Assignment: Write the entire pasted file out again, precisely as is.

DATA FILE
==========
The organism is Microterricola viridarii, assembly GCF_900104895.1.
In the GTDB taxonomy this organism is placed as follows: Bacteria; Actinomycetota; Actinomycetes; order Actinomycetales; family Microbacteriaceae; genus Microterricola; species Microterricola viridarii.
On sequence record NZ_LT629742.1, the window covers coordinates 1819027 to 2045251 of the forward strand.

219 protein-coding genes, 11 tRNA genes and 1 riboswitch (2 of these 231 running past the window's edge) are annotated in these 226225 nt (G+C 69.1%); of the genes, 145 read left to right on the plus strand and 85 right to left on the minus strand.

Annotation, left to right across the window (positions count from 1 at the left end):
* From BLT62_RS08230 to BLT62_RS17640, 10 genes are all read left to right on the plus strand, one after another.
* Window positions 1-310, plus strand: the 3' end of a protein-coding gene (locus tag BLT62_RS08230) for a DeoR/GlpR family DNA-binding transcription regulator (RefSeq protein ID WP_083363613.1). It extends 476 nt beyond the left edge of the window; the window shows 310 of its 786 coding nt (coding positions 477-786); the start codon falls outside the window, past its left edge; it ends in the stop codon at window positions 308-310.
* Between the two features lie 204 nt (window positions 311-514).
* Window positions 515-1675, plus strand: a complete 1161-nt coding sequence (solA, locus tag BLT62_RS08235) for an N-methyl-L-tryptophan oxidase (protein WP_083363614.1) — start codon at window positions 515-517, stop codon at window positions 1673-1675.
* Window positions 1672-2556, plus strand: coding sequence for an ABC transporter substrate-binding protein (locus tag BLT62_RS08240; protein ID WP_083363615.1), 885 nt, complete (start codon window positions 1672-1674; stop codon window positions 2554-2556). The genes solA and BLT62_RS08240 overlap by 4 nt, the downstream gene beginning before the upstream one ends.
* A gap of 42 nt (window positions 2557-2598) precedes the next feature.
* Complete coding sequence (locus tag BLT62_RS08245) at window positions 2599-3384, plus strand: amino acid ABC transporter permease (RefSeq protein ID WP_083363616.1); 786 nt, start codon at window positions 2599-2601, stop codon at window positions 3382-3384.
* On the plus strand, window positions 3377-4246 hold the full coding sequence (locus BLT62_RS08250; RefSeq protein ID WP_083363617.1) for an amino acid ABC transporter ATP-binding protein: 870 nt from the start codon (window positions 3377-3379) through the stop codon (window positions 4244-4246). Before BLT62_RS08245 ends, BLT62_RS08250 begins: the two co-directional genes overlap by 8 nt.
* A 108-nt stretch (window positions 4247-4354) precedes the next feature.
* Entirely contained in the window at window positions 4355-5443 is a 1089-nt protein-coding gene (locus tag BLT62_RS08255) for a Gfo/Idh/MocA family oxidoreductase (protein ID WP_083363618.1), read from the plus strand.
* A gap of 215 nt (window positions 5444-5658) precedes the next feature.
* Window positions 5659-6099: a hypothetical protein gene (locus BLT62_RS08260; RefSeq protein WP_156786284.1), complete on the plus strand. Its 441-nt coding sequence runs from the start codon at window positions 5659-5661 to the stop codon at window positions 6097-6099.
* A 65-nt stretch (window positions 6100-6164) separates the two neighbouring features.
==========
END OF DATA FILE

The organism is Microterricola viridarii, assembly GCF_900104895.1.
In the GTDB taxonomy this organism is placed as follows: Bacteria; Actinomycetota; Actinomycetes; order Actinomycetales; family Microbacteriaceae; genus Microterricola; species Microterricola viridarii.
On sequence record NZ_LT629742.1, the window covers coordinates 1819027 to 2045251 of the forward strand.

219 protein-coding genes, 11 tRNA genes and 1 riboswitch (2 of these 231 running past the window's edge) are annotated in these 226225 nt (G+C 69.1%); of the genes, 145 read left to right on the plus strand and 85 right to left on the minus strand.

Annotation, left to right across the window (positions count from 1 at the left end):
* From BLT62_RS08230 to BLT62_RS17640, 10 genes are all read left to right on the plus strand, one after another.
* Window positions 1-310, plus strand: the 3' end of a protein-coding gene (locus tag BLT62_RS08230) for a DeoR/GlpR family DNA-binding transcription regulator (RefSeq protein ID WP_083363613.1). It extends 476 nt beyond the left edge of the window; the window shows 310 of its 786 coding nt (coding positions 477-786); the start codon falls outside the window, past its left edge; it ends in the stop codon at window positions 308-310.
* Between the two features lie 204 nt (window positions 311-514).
* Window positions 515-1675, plus strand: a complete 1161-nt coding sequence (solA, locus tag BLT62_RS08235) for an N-methyl-L-tryptophan oxidase (protein WP_083363614.1) — start codon at window positions 515-517, stop codon at window positions 1673-1675.
* Window positions 1672-2556, plus strand: coding sequence for an ABC transporter substrate-binding protein (locus tag BLT62_RS08240; protein ID WP_083363615.1), 885 nt, complete (start codon window positions 1672-1674; stop codon window positions 2554-2556). The genes solA and BLT62_RS08240 overlap by 4 nt, the downstream gene beginning before the upstream one ends.
* A gap of 42 nt (window positions 2557-2598) precedes the next feature.
* Complete coding sequence (locus tag BLT62_RS08245) at window positions 2599-3384, plus strand: amino acid ABC transporter permease (RefSeq protein ID WP_083363616.1); 786 nt, start codon at window positions 2599-2601, stop codon at window positions 3382-3384.
* On the plus strand, window positions 3377-4246 hold the full coding sequence (locus BLT62_RS08250; RefSeq protein ID WP_083363617.1) for an amino acid ABC transporter ATP-binding protein: 870 nt from the start codon (window positions 3377-3379) through the stop codon (window positions 4244-4246). Before BLT62_RS08245 ends, BLT62_RS08250 begins: the two co-directional genes overlap by 8 nt.
* A 108-nt stretch (window positions 4247-4354) precedes the next feature.
* Entirely contained in the window at window positions 4355-5443 is a 1089-nt protein-coding gene (locus tag BLT62_RS08255) for a Gfo/Idh/MocA family oxidoreductase (protein ID WP_083363618.1), read from the plus strand.
* A gap of 215 nt (window positions 5444-5658) precedes the next feature.
* Window positions 5659-6099: a hypothetical protein gene (locus BLT62_RS08260; RefSeq protein WP_156786284.1), complete on the plus strand. Its 441-nt coding sequence runs from the start codon at window positions 5659-5661 to the stop codon at window positions 6097-6099.
* A 65-nt stretch (window positions 6100-6164) separates the two neighbouring features.